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A court in Lleida, Spain has suspended the lockdown imposed on the city by the regional Catalan government, following a surge in cases in the city. The court accused Catalan authorities of overstepping their authority and stated that only the Spanish government can issue a stay-at-home order.

Globally, there have been 12.9 million confirmed cases since the outbreak began, with 568,000 deaths. And on Sunday, according to the World Health Organization, a record 230,370 new coronavirus cases were recorded in 24 hours. The Americas had 142,992 cases, Southeast Asia 33,173 cases, Europe 18,804 cases and Africa 17,884. 

Mexico’s death toll has surpassed that of Italy, as more than 35,000 people have now lost their lives in the country. 

In England, nails bars, beauty salons, spas and tattoo parlors can reopen from today. 

In Wales, pubs, bars and restaurants can start serving customers outdoors from today and hairdressers can reopen. Scotland has reopened indoor shopping centers but customers must wear face coverings. 

The global super-rich have called for the wealthy to face a coronavirus tax. The group of more than 80 millionaires (which goes by the name Millionaires for Humanity) on Monday said governments should tax the super-wealthy “immediately, substantially, permanently” to help fund the global recovery from the pandemic. 

The government of Spain’s Balearic Islands, which include Ibiza and Mallorca, has made masks compulsory in public from Monday. Exceptions to the rule include when people are swimming, playing sport or at the beach. 

Finland has lifted travel restrictions for 17 more European countries and 11 nations outside Europe. The border remains shut to the UK and Sweden, where infection rates remain high.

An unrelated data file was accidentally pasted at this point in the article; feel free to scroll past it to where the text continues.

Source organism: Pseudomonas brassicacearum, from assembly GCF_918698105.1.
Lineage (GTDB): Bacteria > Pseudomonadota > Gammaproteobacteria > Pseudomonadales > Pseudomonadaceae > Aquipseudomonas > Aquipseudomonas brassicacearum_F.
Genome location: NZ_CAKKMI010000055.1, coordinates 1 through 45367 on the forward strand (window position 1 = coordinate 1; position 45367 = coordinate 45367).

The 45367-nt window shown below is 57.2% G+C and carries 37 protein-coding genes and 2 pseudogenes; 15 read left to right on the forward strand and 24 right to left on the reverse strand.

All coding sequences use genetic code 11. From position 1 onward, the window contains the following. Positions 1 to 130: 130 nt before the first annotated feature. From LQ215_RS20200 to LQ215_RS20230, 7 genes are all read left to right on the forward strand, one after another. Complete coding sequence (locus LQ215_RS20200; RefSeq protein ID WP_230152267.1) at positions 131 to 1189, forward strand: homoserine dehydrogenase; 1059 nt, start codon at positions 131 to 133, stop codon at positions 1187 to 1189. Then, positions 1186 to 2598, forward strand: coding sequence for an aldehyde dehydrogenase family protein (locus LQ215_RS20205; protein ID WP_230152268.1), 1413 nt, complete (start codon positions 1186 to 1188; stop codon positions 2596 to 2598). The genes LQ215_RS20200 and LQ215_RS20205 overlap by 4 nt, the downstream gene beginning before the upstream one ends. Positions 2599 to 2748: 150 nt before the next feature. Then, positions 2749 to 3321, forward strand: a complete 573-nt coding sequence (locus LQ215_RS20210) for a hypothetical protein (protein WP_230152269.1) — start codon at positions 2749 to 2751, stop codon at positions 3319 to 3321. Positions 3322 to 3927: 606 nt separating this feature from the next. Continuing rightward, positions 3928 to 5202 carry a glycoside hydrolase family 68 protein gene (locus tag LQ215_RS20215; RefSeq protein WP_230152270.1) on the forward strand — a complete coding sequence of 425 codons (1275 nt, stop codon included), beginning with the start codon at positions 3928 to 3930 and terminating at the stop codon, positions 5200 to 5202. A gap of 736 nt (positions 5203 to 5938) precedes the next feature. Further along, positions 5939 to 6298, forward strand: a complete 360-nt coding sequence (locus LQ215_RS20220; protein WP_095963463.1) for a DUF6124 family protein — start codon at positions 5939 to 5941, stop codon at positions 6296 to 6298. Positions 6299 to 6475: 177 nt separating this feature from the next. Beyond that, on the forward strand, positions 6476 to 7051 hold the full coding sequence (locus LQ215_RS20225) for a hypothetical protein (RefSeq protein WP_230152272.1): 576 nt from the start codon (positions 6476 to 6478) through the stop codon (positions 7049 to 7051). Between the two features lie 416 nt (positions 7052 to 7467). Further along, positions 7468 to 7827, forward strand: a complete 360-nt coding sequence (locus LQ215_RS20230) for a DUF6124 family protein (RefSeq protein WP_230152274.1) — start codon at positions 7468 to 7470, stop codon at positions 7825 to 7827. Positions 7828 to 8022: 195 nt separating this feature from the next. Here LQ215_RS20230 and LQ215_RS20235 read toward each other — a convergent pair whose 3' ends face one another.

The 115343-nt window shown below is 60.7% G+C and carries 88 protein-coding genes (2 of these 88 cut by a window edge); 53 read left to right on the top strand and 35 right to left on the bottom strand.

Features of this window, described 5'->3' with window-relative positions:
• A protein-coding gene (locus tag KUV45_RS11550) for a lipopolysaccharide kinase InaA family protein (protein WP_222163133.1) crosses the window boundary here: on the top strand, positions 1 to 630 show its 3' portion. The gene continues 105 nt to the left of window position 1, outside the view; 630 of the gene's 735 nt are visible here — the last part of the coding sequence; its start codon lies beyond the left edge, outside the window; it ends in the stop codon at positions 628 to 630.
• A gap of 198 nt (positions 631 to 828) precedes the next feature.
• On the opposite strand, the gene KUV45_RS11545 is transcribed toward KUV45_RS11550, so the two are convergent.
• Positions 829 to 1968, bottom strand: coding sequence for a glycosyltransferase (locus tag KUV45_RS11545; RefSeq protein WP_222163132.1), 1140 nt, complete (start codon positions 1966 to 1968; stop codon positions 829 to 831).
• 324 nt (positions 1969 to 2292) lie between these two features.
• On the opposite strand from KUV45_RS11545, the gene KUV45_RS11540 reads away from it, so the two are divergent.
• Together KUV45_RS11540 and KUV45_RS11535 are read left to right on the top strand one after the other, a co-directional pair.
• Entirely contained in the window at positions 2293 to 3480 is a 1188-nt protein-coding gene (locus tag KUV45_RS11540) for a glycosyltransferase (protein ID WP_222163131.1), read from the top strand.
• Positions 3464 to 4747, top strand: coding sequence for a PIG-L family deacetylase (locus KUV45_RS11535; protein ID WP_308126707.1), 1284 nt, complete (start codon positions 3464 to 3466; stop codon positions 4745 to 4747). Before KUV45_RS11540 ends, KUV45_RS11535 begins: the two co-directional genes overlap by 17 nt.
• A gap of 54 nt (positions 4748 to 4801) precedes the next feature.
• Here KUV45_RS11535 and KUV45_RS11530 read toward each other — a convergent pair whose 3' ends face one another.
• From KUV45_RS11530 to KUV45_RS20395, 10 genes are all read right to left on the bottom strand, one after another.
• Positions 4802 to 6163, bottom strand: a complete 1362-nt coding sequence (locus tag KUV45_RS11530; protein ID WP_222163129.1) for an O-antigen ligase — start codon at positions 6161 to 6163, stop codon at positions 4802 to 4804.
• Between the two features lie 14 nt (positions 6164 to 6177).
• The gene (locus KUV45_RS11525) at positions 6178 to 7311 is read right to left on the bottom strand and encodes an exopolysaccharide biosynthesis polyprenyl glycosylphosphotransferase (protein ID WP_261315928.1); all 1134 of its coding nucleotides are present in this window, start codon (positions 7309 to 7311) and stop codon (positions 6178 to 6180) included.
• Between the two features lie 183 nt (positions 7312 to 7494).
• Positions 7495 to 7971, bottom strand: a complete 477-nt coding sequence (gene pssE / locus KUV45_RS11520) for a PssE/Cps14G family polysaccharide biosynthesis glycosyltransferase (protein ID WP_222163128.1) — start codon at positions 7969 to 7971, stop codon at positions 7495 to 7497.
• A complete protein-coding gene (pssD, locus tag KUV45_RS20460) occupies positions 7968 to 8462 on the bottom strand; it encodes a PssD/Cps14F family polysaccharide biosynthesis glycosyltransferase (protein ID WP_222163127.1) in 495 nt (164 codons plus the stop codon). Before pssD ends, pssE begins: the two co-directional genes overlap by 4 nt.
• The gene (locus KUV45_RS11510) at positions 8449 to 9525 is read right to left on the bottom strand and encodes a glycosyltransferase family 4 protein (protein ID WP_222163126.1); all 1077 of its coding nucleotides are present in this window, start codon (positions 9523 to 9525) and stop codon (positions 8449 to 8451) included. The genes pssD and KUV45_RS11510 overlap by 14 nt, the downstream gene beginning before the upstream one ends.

Romania is recording an average of 500 new cases each day and Austria, Greece and Hungary have imposed travel restrictions on Romanians entering their countries. 

Kosovo has banned public events and religious gatherings after a recent surge in cases. The infection rate now stands close to 150 per 100,000 residents. 

Long queues of traffic are building up at Croatias border with Slovenia. Over the weekend, there were three-hour queues to get into the country, despite Croatia reporting its highest number of new infections on Saturday.

 

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Isobel Ewing in Budapest

Hungary has reintroduced travel restrictions to prevent the import of coronavirus from abroad, said Gergely Gulyás, Prime Minister Viktor Orbán’s chief of staff.

“Hungary is today among the safest countries in Europe,” Gulyás said.

But given new outbreaks around the world, the government is putting the health and safety of Hungarians foremost and is doing everything possible to prevent the viruss return, he said.

Countries have been classified into red, yellow and green, based on the severity of the situation in each, Gulyás said, adding that the government was continually monitoring infection data from abroad.

There are “worrying signs” from neighboring countries, he added. Special rules will apply to Hungarian citizens and their relatives. Hungarian citizens can freely enter from a country classified green.

Entry from yellow or red countries will entail undergoing a health check at the border and 14 days in quarantine unless two consecutive negative coronavirus tests taken 48 hours apart within the previous five days can be shown.